Thinking about Historical Thinking in the K-12 Classroom

The readings this week have been valuable and thought provoking for me professionally as a teacher in an independent school.  Being part of this type of learning community allows teachers a greater degree of academic freedom in how and what we teach.  This is both a blessing and a curse.  As we explore the process of updating our curriculum, I am struck by the ways in which Wineburg, Lévesque and Calder speak directly to the process of how history education looks currently and might look like for our school long term.

I would like to explore the tension between coverage and uncoverage.  Calder is teaching a survey course at the college level in which students are asked to write their own narratives of American history. That presupposes that students have been exposed to coverage in the past that allows them to construct these narratives.  At some point, students do need to have an understanding of the historical narrative in broad brush strokes so that they may “uncover” history by contextualizing information.  How do schools teach historical thinking skills and help students to practice uncovering history while still providing enough coverage to satisfy the need to have a basic understanding of an overarching historical narrative?  How do we as teachers decide what is important to cover?

Secondly, Lévesque cites the work of Bruner who notes that “‘intellectual activity anywhere is the same . . . whether at the frontier of knowledge or in a third grade classroom . . . [noting] that [t]he difference is in degree, not in kind” (11).  To what degree should students be exploring historical thinking in third grade?  Developmentally, what does that look like, and what strategies should teachers be using at this level in order to scaffold skills that will help them uncover history down the line?  Even at the earliest ages, teachers can train students to practice historical thinking skills using techniques and practices highlighted in Project Zero’s Thinking Palette. Metacognitive strategies such as KWL charts also are effective from early ages and, in many ways, bear a striking resemblance to the process Alston used in his assessment of Lincoln’s speeches. What are other strategies and ideas that could also work from 3rd through 8th grade.

Finally, I am curious about the role of narrative in expressing historical understanding. Lévesque differentiates writing about the past in recording a chronicle of the past from constructing a narrative about the past.  Lévesque notes that narrative formulation seems to be more intuitive for students because of its familiarity to them “in the classroom and outside (e.g. novels, cartoons, films, textbooks, and family stories” (136).  I have seen student success in my own classroom in this regard when students adapt their oral history research papers into narrative scripts for their documentaries. Even students who struggle as writers and critical thinkers seem to “cross the threshold” in new ways when engaging in this style of writing.  It actually gives me some pause in thinking about other activities I do earlier in the year.  For example, I ask them to write a one paragraph historic analysis of a work of Renaissance art in much the same way they would do a literary analysis of a work of literature.  Some students are successful, and others struggle.  It gives me pause to rethink how I might be overlooking success in one area by not applying it to another.  In thinking about my project, I wonder how using evidence to write a narrative story (while still citing evidence) about how an object might have come into existence might be more effective than writing a research paper or analysis of the object itself.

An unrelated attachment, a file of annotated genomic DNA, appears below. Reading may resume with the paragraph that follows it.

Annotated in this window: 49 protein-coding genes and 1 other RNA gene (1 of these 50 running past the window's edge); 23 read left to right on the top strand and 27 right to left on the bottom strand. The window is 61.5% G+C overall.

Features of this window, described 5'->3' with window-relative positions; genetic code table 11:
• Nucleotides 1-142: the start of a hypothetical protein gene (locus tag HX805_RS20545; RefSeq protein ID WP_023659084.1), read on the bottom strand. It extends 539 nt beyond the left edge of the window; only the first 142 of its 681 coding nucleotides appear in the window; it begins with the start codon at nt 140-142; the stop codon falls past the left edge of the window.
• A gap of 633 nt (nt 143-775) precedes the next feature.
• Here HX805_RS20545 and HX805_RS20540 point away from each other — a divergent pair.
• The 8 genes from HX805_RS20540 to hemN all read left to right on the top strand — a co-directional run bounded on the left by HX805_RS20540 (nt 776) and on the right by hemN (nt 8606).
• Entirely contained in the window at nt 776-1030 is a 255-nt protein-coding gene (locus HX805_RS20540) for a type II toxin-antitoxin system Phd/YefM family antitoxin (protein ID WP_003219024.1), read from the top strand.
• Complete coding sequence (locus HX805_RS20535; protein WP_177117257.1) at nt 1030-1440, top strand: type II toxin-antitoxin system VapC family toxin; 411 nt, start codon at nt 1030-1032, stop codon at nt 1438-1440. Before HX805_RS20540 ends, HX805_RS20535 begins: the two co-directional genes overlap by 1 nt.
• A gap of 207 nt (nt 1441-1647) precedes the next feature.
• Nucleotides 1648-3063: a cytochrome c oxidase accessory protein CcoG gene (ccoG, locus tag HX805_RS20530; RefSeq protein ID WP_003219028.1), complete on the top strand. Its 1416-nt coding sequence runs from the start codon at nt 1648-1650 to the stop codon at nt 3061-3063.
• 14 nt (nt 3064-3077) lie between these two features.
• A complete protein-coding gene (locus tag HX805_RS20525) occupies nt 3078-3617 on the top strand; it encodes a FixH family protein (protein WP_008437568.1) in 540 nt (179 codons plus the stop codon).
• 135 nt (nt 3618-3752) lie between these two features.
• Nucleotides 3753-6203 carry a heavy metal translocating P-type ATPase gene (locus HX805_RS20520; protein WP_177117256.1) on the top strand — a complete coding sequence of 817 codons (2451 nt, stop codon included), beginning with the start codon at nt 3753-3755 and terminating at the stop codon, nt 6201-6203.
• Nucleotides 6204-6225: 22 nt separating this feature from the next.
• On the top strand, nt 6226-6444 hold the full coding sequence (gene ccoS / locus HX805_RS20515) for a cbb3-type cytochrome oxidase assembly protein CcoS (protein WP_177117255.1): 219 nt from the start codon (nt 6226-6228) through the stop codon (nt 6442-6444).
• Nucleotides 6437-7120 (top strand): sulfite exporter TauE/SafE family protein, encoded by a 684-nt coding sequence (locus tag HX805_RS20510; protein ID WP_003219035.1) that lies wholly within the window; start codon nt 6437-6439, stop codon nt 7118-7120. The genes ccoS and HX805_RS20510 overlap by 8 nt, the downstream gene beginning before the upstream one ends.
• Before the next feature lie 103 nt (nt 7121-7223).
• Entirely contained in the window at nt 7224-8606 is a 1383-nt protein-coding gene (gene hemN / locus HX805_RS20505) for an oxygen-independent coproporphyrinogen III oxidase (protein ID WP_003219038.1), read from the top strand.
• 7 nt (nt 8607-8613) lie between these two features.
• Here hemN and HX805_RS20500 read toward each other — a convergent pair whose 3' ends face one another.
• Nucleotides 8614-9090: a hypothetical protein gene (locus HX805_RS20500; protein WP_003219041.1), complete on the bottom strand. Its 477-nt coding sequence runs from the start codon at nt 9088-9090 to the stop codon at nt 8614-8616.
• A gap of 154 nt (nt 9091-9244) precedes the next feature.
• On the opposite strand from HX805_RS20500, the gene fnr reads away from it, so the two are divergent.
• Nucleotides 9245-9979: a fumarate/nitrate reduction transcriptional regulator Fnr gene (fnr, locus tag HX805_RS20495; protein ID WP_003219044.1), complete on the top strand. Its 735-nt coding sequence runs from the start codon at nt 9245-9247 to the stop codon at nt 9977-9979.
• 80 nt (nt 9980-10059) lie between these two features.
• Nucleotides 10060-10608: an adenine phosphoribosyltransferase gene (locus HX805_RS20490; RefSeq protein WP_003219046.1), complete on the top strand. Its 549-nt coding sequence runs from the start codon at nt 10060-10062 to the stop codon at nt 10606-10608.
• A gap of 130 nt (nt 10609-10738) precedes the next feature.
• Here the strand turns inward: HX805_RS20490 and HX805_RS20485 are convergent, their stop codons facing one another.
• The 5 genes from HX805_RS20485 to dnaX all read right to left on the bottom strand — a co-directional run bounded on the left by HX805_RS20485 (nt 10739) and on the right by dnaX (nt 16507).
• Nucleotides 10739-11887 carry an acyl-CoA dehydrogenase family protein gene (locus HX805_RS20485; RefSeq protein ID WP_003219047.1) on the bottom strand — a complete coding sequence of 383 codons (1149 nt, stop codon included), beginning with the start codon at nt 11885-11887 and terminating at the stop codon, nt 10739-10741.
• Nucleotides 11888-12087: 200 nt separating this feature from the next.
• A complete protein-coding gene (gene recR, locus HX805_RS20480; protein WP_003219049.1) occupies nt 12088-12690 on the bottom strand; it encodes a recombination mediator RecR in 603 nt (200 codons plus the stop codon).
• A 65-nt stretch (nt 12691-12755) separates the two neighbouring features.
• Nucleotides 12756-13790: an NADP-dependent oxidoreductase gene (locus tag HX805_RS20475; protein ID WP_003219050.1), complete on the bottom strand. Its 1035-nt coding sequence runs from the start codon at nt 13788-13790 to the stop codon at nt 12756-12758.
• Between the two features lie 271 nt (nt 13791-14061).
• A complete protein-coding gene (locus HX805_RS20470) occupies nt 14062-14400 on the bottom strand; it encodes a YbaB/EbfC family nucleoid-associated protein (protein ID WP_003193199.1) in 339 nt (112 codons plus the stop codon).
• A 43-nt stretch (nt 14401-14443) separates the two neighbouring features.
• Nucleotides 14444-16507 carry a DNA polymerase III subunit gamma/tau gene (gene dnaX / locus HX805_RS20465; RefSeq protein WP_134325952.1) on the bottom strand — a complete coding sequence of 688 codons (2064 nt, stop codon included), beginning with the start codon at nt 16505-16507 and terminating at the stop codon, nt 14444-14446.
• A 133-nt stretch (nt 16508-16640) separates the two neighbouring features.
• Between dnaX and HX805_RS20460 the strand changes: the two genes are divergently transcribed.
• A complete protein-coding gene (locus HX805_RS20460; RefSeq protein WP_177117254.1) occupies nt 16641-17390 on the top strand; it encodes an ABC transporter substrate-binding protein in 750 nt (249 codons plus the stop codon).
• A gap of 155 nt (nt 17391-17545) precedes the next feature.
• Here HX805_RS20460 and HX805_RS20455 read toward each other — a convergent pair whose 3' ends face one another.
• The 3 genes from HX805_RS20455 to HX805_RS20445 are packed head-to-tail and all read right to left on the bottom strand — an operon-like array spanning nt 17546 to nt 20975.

Mills brings up a good point about Making, Mining, Marking and Mashing being essential elements of the history classroom in 2023.  I would daresay that they are critical elements in any classroom in 2018.  When our school first went 1:1 with iPads seven years ago, we overwhelmed ourselves with apps that were each designed to do one specific job.  What we discovered was that students were experts in adapting elements from a few key apps and using them in completely unexpected ways.  Notability became an novice artist’s best friend as it allowed students to trace over an image to create a custom coat of arms.  The digital story telling app Puppet Pal’s was used as an image editing tool.  When we gave students the resources, they were often much more creative than if I had provided a structured “how to” for them.

Similarly, in defining learning outcomes by insisting on something written as a work product, I may be limiting what students can envision as a learning outcome.  Giving students the tools to demonstrate their knowledge in a maker space might give them a more authentic and successful opportunity to demonstrate their learning while allowing them to practice a real world skill that might someday be useful outside the context of the history classroom.

And, for some students, they might decided that doing something with history is exciting in the same way that dropping Mentos into a bottle of Diet Coke is always a treat to watch in the science lab, inspiring some budding chemist or future doctor.  What if giving a student the opportunity to MAKE in history lab led her to investigate being a curator, an archaeologist or historian using digital tools to mine new ways to understand the past?


Lendol Calder, “Uncoverage: Toward a Signature Pedagogy for the History Survey,” The Journal of American History, volume 92, no. 4 (March 2006), pp. 1358-1369.

Lévesque, Stéphane. Thinking Historically. Toronto: University of Toronto Press, 2008.

Kelly, Mills. “The History Curriculum in 2023.” edwired (blog). January 2013.

Wineburg, Sam. “Historical Thinking and Other Unnatural Acts.” The Phi Delta Kappan 80, no. 7. March 1999. p. 488-499.

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